JP: Well, every paper’s organizational structure and finances are different. I find it hard to believe, though, that some of the bigger ones couldn’t find the staffing space or the cash to form and fund a research and development lab of some sort. The only reason that the ARPANET got started is because the Department of Defense was willing to fund research that did not have immediately obvious applications; to spend the time supporting projects that might—or might not—pay off somewhere down the line.

Now, the projects themselves might not have seemed immediately practical. But the idea behind funding them was intensely so. It is very, very hard to solve a jigsaw puzzle if you don’t take the time to step back and look at the picture on the box. Big problems don’t get solved—big ideas don’t get formed—without sufficient time to reflect and space to experiment.

MG: Those are great points—and I very much agree re: the experimentation stuff, etc. Though I am concerned about what happens to systematic reporting in all this. I’m just wondering how you see reporting, experimentation, and community playing out, existing in relation to each other, and to other news outlets—local, regional, national, etc. (Perhaps it’s an obvious question, but I just want to make sure I’m imagining the right scenario.)

JP: Well, perhaps it goes back to some of the points your essay makes about dominant perspectives. I don’t have your essay in front of me, so sorry if I’m butchering it. But I think you talked about how the traditional role of an omnibus newspaper was to sort out the various community voices and assert one dominant perspective as the most accurate representation of “the way it is.”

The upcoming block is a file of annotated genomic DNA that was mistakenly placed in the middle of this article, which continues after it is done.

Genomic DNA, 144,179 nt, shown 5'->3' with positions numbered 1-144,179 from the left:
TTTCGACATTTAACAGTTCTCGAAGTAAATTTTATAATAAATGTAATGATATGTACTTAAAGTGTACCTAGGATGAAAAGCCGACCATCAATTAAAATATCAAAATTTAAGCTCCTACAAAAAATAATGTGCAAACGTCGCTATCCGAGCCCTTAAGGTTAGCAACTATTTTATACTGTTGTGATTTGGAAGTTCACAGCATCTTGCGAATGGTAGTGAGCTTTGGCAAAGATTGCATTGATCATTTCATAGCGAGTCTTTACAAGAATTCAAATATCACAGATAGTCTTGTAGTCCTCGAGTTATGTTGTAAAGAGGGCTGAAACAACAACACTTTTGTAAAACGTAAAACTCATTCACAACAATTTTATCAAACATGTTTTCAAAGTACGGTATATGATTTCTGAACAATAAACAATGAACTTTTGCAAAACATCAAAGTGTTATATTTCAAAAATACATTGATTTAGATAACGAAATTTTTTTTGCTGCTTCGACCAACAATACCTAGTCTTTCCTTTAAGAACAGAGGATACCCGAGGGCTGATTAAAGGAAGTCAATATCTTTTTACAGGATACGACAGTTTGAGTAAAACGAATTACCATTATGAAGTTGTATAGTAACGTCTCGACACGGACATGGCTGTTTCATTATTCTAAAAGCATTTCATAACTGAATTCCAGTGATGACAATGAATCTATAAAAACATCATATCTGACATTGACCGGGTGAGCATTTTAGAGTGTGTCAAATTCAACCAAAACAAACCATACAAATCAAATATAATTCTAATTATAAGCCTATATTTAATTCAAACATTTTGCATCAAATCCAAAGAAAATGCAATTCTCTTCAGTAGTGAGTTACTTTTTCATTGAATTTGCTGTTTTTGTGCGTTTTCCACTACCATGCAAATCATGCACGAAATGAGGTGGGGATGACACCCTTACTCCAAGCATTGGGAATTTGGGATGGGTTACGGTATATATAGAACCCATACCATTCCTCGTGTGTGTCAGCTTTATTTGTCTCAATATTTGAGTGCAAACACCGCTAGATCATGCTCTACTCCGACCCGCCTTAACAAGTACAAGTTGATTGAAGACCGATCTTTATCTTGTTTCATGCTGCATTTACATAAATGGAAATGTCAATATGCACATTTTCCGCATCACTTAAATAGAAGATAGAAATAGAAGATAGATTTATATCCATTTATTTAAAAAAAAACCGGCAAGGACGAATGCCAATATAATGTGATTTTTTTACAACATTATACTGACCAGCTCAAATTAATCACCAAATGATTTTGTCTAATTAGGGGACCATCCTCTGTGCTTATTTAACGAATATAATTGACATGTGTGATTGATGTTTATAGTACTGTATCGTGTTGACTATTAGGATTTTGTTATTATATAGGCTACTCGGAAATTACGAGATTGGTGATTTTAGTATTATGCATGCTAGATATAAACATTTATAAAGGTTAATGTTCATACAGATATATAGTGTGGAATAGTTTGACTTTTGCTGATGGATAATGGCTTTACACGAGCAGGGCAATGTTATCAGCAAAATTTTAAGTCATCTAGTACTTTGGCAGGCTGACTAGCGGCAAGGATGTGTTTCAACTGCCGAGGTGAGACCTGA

Whereas, these days, we’ve got a million voices on an equal plane. Each its own separate nation-state. And you, as a reader, can choose your citizenship. Well, maybe the Tribune is the United Nations, then. Maybe its reporters and editors bring all of these voices together and try to make sense of what they’re saying. So maybe the Tribune’s role is to facilitate interaction, to spark discussion, and to come up with a “resolution” at the end of the day that ties it all together.

I think there will be some of that, but I also think that traditional reporting will continue to exist and thrive. For readers who prefer their news that way. Maybe that’s layered on to the plethora of voices. If you register, or log in, or pay or something. You can also get the Tribune’s take on the news. Honestly, I think people are always going to want that.

MG: That’s really interesting. I like it. But—another obvious question, perhaps, but I have to ask—how is all that normatively different from what, say, the HuffPo does on the national level? A combo of original reporting, aggregated reporting, blogging, commentary, etc.?

JP: It doesn’t sound very different, does it? I don’t know. We just need to open our minds to the potential of the Internet. People like to communicate. OK, so let’s give them opportunities to do so. And let’s think about ways that we can still serve our informational/news goals by doing so. People like to look at pictures online. Well, what can we do with that?

How about something like this: You provide an interactive map of Chicago, and encourage people to upload interesting pictures about their neighborhoods, streets, lives, etc. People tag those pictures however they want. And then reporters use those photos as reporting tips. Maybe they go out and write a story about something depicted in a photo. Maybe they generate more local reporting. A picture of a boarded-up storefront… well, shit, let’s go out and look at it in person. Maybe there’s a story about local businesses. Maybe there’s something there on insurance fraud. Maybe there’s a guy who was in this space for fifty years and is being forced out.

Megan Garber and Justin Peters are the writers of CJR's series on news innovation, entitled Press Forward: Dialogues on the Future of News.